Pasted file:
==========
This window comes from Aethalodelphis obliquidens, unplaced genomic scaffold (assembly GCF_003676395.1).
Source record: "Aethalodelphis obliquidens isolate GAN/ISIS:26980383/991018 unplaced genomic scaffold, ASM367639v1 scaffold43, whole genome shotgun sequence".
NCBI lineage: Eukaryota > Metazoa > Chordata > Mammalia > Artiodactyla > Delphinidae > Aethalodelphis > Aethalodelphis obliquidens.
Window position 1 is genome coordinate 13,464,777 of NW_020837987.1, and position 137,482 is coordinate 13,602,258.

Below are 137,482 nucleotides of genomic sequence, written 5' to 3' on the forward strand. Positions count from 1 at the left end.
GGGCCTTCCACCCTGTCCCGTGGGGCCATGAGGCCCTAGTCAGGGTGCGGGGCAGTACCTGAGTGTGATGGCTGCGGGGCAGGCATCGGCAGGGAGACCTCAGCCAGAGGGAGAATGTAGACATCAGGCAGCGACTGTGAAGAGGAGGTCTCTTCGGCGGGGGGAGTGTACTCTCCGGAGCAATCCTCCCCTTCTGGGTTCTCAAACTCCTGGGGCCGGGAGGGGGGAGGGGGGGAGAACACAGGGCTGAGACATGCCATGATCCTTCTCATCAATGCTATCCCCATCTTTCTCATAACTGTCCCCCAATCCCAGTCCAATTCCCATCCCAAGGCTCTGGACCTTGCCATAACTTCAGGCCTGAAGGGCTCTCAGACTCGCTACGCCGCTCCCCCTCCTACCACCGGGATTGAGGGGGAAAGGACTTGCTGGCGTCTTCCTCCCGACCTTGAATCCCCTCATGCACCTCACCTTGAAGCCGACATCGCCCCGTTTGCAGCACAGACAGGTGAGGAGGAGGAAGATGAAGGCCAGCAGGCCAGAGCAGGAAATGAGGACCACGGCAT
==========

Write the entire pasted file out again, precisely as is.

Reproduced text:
This window comes from Aethalodelphis obliquidens, unplaced genomic scaffold (assembly GCF_003676395.1).
Source record: "Aethalodelphis obliquidens isolate GAN/ISIS:26980383/991018 unplaced genomic scaffold, ASM367639v1 scaffold43, whole genome shotgun sequence".
NCBI lineage: Eukaryota > Metazoa > Chordata > Mammalia > Artiodactyla > Delphinidae > Aethalodelphis > Aethalodelphis obliquidens.
Window position 1 is genome coordinate 13,464,777 of NW_020837987.1, and position 137,482 is coordinate 13,602,258.

Below are 137,482 nucleotides of genomic sequence, written 5' to 3' on the forward strand. Positions count from 1 at the left end.
GGGCCTTCCACCCTGTCCCGTGGGGCCATGAGGCCCTAGTCAGGGTGCGGGGCAGTACCTGAGTGTGATGGCTGCGGGGCAGGCATCGGCAGGGAGACCTCAGCCAGAGGGAGAATGTAGACATCAGGCAGCGACTGTGAAGAGGAGGTCTCTTCGGCGGGGGGAGTGTACTCTCCGGAGCAATCCTCCCCTTCTGGGTTCTCAAACTCCTGGGGCCGGGAGGGGGGAGGGGGGGAGAACACAGGGCTGAGACATGCCATGATCCTTCTCATCAATGCTATCCCCATCTTTCTCATAACTGTCCCCCAATCCCAGTCCAATTCCCATCCCAAGGCTCTGGACCTTGCCATAACTTCAGGCCTGAAGGGCTCTCAGACTCGCTACGCCGCTCCCCCTCCTACCACCGGGATTGAGGGGGAAAGGACTTGCTGGCGTCTTCCTCCCGACCTTGAATCCCCTCATGCACCTCACCTTGAAGCCGACATCGCCCCGTTTGCAGCACAGACAGGTGAGGAGGAGGAAGATGAAGGCCAGCAGGCCAGAGCAGGAAATGAGGACCACGGCAT